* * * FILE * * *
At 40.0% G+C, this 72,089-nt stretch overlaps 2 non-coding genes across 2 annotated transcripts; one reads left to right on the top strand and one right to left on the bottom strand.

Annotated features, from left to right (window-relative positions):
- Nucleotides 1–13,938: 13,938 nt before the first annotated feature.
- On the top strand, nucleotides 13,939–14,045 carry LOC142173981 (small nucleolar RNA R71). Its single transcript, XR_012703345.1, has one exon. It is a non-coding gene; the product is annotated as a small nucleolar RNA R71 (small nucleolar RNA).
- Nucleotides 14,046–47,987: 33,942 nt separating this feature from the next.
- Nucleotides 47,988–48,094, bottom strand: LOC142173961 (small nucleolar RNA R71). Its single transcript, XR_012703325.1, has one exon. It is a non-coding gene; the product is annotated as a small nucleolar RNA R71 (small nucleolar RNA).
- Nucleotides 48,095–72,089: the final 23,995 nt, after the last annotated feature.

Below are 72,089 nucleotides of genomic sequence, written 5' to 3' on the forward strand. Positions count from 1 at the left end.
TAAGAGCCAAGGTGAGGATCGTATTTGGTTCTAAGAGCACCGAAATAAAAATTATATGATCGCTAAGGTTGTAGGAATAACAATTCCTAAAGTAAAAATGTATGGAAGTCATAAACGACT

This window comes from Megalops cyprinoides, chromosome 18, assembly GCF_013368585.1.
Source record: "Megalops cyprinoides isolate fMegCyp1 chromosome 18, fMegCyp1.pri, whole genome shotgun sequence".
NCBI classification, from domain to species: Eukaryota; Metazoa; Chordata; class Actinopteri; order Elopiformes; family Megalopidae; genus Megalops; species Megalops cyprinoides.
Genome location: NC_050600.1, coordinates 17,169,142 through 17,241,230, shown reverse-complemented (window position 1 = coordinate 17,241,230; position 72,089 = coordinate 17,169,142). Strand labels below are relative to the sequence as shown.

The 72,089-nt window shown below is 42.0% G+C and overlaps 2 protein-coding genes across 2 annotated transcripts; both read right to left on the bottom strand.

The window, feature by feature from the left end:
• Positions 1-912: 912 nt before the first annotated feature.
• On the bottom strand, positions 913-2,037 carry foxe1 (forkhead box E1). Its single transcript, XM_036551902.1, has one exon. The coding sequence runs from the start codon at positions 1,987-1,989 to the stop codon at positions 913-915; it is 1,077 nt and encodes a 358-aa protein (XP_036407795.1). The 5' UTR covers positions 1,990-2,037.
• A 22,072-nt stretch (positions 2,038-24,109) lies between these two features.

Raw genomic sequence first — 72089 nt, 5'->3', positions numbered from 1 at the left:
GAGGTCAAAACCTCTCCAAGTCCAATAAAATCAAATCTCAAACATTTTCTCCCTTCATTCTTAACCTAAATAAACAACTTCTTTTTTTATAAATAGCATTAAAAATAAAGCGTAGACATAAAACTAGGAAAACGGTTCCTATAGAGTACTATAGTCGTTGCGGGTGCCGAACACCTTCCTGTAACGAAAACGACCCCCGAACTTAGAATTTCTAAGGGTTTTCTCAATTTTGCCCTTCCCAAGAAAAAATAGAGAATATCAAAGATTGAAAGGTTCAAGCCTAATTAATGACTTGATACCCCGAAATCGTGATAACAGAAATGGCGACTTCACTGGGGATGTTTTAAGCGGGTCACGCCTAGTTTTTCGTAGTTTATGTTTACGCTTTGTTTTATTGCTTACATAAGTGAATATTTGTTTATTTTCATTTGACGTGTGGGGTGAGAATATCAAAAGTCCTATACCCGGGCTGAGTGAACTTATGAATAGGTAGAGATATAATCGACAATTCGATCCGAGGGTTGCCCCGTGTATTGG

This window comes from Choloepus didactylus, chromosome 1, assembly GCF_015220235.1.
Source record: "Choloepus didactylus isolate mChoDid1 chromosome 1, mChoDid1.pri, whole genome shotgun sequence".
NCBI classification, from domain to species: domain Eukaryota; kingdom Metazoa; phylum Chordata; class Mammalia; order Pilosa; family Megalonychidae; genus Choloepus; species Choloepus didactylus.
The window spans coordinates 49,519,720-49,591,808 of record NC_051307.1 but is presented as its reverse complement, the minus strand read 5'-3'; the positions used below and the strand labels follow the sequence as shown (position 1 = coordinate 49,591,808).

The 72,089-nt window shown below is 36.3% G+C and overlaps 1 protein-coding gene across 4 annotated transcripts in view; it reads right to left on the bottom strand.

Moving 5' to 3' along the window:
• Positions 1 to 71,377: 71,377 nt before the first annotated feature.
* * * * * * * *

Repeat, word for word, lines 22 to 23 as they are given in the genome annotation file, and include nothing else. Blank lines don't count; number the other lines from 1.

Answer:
Source record: "Choloepus didactylus isolate mChoDid1 chromosome 1, mChoDid1.pri, whole genome shotgun sequence".
NCBI classification, from domain to species: domain Eukaryota; kingdom Metazoa; phylum Chordata; class Mammalia; order Pilosa; family Megalonychidae; genus Choloepus; species Choloepus didactylus.